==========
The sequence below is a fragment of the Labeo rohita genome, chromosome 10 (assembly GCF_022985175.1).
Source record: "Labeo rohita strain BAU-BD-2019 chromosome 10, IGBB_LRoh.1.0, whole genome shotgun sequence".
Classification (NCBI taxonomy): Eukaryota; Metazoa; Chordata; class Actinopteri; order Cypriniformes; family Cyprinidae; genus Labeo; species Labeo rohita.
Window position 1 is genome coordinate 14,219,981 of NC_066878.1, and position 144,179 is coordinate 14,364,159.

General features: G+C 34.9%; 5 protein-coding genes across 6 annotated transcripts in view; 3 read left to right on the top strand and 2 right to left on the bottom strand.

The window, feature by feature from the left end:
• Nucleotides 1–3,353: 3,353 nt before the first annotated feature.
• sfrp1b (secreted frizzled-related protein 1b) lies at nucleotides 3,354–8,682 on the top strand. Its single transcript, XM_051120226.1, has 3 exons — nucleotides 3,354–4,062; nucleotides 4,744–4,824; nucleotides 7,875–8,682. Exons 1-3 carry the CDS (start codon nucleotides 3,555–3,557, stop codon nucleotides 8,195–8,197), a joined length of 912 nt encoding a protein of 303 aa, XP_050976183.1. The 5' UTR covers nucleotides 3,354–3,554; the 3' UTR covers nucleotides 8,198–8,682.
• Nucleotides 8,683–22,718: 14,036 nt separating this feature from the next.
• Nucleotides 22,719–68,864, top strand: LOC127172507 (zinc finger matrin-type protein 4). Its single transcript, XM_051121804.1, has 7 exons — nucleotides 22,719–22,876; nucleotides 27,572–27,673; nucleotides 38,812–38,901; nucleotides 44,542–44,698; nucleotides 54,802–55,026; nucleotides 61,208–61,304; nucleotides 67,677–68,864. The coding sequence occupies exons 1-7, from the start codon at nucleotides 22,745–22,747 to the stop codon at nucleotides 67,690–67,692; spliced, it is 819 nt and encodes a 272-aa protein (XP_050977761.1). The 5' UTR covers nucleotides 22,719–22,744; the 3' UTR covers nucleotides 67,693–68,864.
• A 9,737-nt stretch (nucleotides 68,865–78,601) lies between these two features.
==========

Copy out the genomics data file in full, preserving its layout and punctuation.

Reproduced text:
The sequence below is a fragment of the Labeo rohita genome, chromosome 10 (assembly GCF_022985175.1).
Source record: "Labeo rohita strain BAU-BD-2019 chromosome 10, IGBB_LRoh.1.0, whole genome shotgun sequence".
Classification (NCBI taxonomy): Eukaryota; Metazoa; Chordata; class Actinopteri; order Cypriniformes; family Cyprinidae; genus Labeo; species Labeo rohita.
Window position 1 is genome coordinate 14,219,981 of NC_066878.1, and position 144,179 is coordinate 14,364,159.

General features: G+C 34.9%; 5 protein-coding genes across 6 annotated transcripts in view; 3 read left to right on the top strand and 2 right to left on the bottom strand.

The window, feature by feature from the left end:
• Nucleotides 1–3,353: 3,353 nt before the first annotated feature.
• sfrp1b (secreted frizzled-related protein 1b) lies at nucleotides 3,354–8,682 on the top strand. Its single transcript, XM_051120226.1, has 3 exons — nucleotides 3,354–4,062; nucleotides 4,744–4,824; nucleotides 7,875–8,682. Exons 1-3 carry the CDS (start codon nucleotides 3,555–3,557, stop codon nucleotides 8,195–8,197), a joined length of 912 nt encoding a protein of 303 aa, XP_050976183.1. The 5' UTR covers nucleotides 3,354–3,554; the 3' UTR covers nucleotides 8,198–8,682.
• Nucleotides 8,683–22,718: 14,036 nt separating this feature from the next.
• Nucleotides 22,719–68,864, top strand: LOC127172507 (zinc finger matrin-type protein 4). Its single transcript, XM_051121804.1, has 7 exons — nucleotides 22,719–22,876; nucleotides 27,572–27,673; nucleotides 38,812–38,901; nucleotides 44,542–44,698; nucleotides 54,802–55,026; nucleotides 61,208–61,304; nucleotides 67,677–68,864. The coding sequence occupies exons 1-7, from the start codon at nucleotides 22,745–22,747 to the stop codon at nucleotides 67,690–67,692; spliced, it is 819 nt and encodes a 272-aa protein (XP_050977761.1). The 5' UTR covers nucleotides 22,719–22,744; the 3' UTR covers nucleotides 67,693–68,864.
• A 9,737-nt stretch (nucleotides 68,865–78,601) lies between these two features.